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Notes From Sashi Brown's Pre-Draft Press Conference for Cleveland

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Browns.com

The Cleveland Browns were supposed to hold their annual pre-draft press conference with Sashi Brown and Andrew Berry on Friday at 12:30 PM ET. Because of the trade that happened on Wednesday and the conclusion of voluntary veteran minicamp, the organization decided to move it up to Thursday morning, featuring Brown only. Here is a transcript of the press conference (provided by Browns.com), which I have organized by topic:

When the Trade Talks Started & Really Liking the 8th Spot

On how much the trade was precipitated by the Rams-Titans trade for the No. 1 overall pick or if the Browns-Eagles trade was in the works before it:

"Not much. We did receive calls earlier than when the Rams and the Titans finalized their deal. [Trading the No. 2 pick] was something at least was on other teams’ minds and ours pretty early on. We worked a pretty extensive process to understand the players that will be available at No. 2 and other positions that we could have potentially moved back to."

On making the trade now and if it could have been more lucrative closer to the draft:

"A couple things: I think we really liked the eighth slot. It is one thing that I will tell you was a particularly valuable piece of the deal for us. We think there are still going to be really talented players at that spot. There is a lot of depth throughout the first round this year so we like that aspect of being able to have Philly as a trade partner. We had very extensive conversations with (Eagles executive vice president of football operations) Howie (Roseman) and his team over the last few weeks and felt the deal was very fair to both sides."

On if the Browns considered or made an effort to trade up for the No. 1 pick:

"No, there was not."

On if the Browns considered waiting until closer to the draft to trade the pick and why the Browns executed the trade now:

"We had very extensive conversations with Philadelphia. It allows both organizations to plan, and they were very aggressive and fair. We were, as well. The third thing I would say is we really like the eighth spot. We understand someone else may come up and make a little bit crazier offer to Philadelphia if they are really in love with one of the players that are high. It is more than the quarterbacks, by the way, at the top of this draft. With the ends that are there, some of the secondary players and the linebackers, as well, it is a strong class at the top of the draft, some generational players there that you could see some teams coming up for. We were tempted to stay on the clock, but we felt like the offer to move back just six spots for the picks that we were able to acquire was the better bet."

On how much he factored into the trade the uncertainty that the Browns will be this high in the draft order in future years to select a quarterback:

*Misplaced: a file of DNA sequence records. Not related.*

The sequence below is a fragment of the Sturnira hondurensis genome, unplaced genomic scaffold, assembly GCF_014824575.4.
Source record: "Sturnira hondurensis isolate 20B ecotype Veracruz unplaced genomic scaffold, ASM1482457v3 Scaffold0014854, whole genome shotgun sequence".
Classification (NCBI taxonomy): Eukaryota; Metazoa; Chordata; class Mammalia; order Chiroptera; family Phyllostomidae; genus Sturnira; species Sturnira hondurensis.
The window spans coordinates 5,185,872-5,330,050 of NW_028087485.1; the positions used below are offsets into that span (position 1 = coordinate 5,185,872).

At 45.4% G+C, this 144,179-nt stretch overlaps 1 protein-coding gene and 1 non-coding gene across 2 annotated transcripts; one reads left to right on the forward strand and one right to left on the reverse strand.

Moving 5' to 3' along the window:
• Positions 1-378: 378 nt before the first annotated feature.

"Not an easy decision. I think the better decision for us, but we did factor that in a lot, Mary Kay. Just in terms of, ‘When are we going to be this high again and be able to select a quarterback?’ We certainly factored that into the decision."

Could the Browns Move Out of the 8th Spot Too?

On if the Browns have ruled out the possibility to trade from the No. 8 pick:

"No, not at all."

On why the Browns would move down from the No. 8 pick if the team likes the position so much:

"It is the same calculus in terms of what someone is willing to offer and the players that could be available to us at that spot."

On the chances the Browns would move up from the No. 8 pick:

"Move back up? Possible, not likely."

On the possibility of continuing to trade down and where the Browns have to stop and draft a player:

"At some point, I think the odds turn against you in terms of the likelihood of players making your roster. You have realities in terms of the number of players that you can bring in and develop at a certain time. We feel really good about where we’re positioned. It doesn’t mean we wouldn’t trade back up or down, but we do feel good about the number of slots that we do have. Even after the draft, we’ll be filling the roster with 10-plus undrafted college free agents, as well. I would say we’re well aware of the quantity versus quality discussion there."

What the Trade Conveys About Their Vision

On what the Browns’ trade says about what the team is trying to do right now:

"We are committed to our plan and articulated strategy is the main thing, which is to find a nucleus of young players. We do believe in building through the draft so whenever we have an opportunity to have very valuable draft capital, not only a lot but very valuable draft capital in an extra one and an extra two in the next three years, so for the next three years we are going to have at a minimum of three picks over the first two rounds. We like that positioning. As I said, we have a plan. We are going to stick to it. We are confident it will produce results."